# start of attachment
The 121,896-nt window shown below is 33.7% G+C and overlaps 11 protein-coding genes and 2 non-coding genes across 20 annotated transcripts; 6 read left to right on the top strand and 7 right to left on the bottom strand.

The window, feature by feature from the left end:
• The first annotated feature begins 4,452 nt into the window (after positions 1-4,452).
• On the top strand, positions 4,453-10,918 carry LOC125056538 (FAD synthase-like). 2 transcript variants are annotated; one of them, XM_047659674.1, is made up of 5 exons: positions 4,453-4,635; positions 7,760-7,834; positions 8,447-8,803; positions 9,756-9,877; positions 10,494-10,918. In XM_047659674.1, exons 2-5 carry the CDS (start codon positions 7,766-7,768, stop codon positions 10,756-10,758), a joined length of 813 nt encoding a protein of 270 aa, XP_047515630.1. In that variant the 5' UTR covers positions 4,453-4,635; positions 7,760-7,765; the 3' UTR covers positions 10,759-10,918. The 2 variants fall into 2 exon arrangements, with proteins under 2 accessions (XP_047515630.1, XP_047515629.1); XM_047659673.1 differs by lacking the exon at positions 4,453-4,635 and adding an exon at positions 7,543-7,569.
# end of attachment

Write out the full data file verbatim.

The 121,896-nt window shown below is 33.7% G+C and overlaps 11 protein-coding genes and 2 non-coding genes across 20 annotated transcripts; 6 read left to right on the top strand and 7 right to left on the bottom strand.

The window, feature by feature from the left end:
• The first annotated feature begins 4,452 nt into the window (after positions 1-4,452).
• On the top strand, positions 4,453-10,918 carry LOC125056538 (FAD synthase-like). 2 transcript variants are annotated; one of them, XM_047659674.1, is made up of 5 exons: positions 4,453-4,635; positions 7,760-7,834; positions 8,447-8,803; positions 9,756-9,877; positions 10,494-10,918. In XM_047659674.1, exons 2-5 carry the CDS (start codon positions 7,766-7,768, stop codon positions 10,756-10,758), a joined length of 813 nt encoding a protein of 270 aa, XP_047515630.1. In that variant the 5' UTR covers positions 4,453-4,635; positions 7,760-7,765; the 3' UTR covers positions 10,759-10,918. The 2 variants fall into 2 exon arrangements, with proteins under 2 accessions (XP_047515630.1, XP_047515629.1); XM_047659673.1 differs by lacking the exon at positions 4,453-4,635 and adding an exon at positions 7,543-7,569.